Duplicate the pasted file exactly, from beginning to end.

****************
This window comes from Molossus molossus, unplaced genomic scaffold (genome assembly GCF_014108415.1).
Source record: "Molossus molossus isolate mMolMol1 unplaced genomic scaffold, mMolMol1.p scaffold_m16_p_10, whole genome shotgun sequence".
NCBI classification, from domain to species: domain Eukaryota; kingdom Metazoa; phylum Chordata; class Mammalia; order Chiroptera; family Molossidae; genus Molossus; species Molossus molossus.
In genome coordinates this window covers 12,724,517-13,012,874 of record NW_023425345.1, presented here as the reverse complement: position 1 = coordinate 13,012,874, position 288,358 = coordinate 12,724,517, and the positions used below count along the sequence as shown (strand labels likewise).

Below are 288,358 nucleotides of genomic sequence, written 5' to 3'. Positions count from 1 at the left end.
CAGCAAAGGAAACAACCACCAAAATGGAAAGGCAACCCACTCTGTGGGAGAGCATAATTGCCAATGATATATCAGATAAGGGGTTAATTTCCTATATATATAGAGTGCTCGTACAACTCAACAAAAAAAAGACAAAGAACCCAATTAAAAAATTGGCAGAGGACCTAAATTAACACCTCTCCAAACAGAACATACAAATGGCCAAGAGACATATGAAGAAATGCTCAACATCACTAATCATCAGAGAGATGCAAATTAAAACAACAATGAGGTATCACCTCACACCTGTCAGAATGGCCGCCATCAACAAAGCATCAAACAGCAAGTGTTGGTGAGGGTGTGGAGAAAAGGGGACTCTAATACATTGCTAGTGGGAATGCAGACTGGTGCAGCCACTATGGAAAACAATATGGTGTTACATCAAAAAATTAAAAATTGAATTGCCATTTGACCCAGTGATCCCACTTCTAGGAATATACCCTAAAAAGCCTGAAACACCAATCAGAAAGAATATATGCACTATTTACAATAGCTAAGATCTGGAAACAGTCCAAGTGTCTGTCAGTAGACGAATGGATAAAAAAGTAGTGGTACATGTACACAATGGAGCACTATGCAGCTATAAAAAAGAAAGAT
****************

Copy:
This window comes from Molossus molossus, unplaced genomic scaffold (genome assembly GCF_014108415.1).
Source record: "Molossus molossus isolate mMolMol1 unplaced genomic scaffold, mMolMol1.p scaffold_m16_p_10, whole genome shotgun sequence".
NCBI classification, from domain to species: domain Eukaryota; kingdom Metazoa; phylum Chordata; class Mammalia; order Chiroptera; family Molossidae; genus Molossus; species Molossus molossus.
In genome coordinates this window covers 12,724,517-13,012,874 of record NW_023425345.1, presented here as the reverse complement: position 1 = coordinate 13,012,874, position 288,358 = coordinate 12,724,517, and the positions used below count along the sequence as shown (strand labels likewise).

Below are 288,358 nucleotides of genomic sequence, written 5' to 3'. Positions count from 1 at the left end.
CAGCAAAGGAAACAACCACCAAAATGGAAAGGCAACCCACTCTGTGGGAGAGCATAATTGCCAATGATATATCAGATAAGGGGTTAATTTCCTATATATATAGAGTGCTCGTACAACTCAACAAAAAAAAGACAAAGAACCCAATTAAAAAATTGGCAGAGGACCTAAATTAACACCTCTCCAAACAGAACATACAAATGGCCAAGAGACATATGAAGAAATGCTCAACATCACTAATCATCAGAGAGATGCAAATTAAAACAACAATGAGGTATCACCTCACACCTGTCAGAATGGCCGCCATCAACAAAGCATCAAACAGCAAGTGTTGGTGAGGGTGTGGAGAAAAGGGGACTCTAATACATTGCTAGTGGGAATGCAGACTGGTGCAGCCACTATGGAAAACAATATGGTGTTACATCAAAAAATTAAAAATTGAATTGCCATTTGACCCAGTGATCCCACTTCTAGGAATATACCCTAAAAAGCCTGAAACACCAATCAGAAAGAATATATGCACTATTTACAATAGCTAAGATCTGGAAACAGTCCAAGTGTCTGTCAGTAGACGAATGGATAAAAAAGTAGTGGTACATGTACACAATGGAGCACTATGCAGCTATAAAAAAGAAAGAT